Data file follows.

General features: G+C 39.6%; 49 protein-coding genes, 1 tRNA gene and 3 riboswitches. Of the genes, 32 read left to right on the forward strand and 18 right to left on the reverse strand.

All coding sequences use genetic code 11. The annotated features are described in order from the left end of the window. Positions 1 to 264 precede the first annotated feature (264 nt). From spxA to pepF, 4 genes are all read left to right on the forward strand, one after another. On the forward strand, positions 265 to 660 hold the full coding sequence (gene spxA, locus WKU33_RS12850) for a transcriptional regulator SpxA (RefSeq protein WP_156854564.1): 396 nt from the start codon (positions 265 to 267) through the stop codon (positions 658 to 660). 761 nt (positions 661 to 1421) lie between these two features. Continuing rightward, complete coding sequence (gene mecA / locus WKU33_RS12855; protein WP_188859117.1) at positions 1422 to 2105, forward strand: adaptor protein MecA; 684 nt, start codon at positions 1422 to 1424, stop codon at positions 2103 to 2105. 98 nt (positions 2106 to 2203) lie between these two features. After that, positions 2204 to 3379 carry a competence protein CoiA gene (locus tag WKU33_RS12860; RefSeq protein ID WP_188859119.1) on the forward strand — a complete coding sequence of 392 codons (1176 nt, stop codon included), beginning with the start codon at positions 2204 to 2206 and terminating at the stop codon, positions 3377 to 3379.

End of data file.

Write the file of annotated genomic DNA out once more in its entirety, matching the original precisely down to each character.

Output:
General features: G+C 39.6%; 49 protein-coding genes, 1 tRNA gene and 3 riboswitches. Of the genes, 32 read left to right on the forward strand and 18 right to left on the reverse strand.

All coding sequences use genetic code 11. The annotated features are described in order from the left end of the window. Positions 1 to 264 precede the first annotated feature (264 nt). From spxA to pepF, 4 genes are all read left to right on the forward strand, one after another. On the forward strand, positions 265 to 660 hold the full coding sequence (gene spxA, locus WKU33_RS12850) for a transcriptional regulator SpxA (RefSeq protein WP_156854564.1): 396 nt from the start codon (positions 265 to 267) through the stop codon (positions 658 to 660). 761 nt (positions 661 to 1421) lie between these two features. Continuing rightward, complete coding sequence (gene mecA / locus WKU33_RS12855; protein WP_188859117.1) at positions 1422 to 2105, forward strand: adaptor protein MecA; 684 nt, start codon at positions 1422 to 1424, stop codon at positions 2103 to 2105. 98 nt (positions 2106 to 2203) lie between these two features. After that, positions 2204 to 3379 carry a competence protein CoiA gene (locus tag WKU33_RS12860; RefSeq protein ID WP_188859119.1) on the forward strand — a complete coding sequence of 392 codons (1176 nt, stop codon included), beginning with the start codon at positions 2204 to 2206 and terminating at the stop codon, positions 3377 to 3379.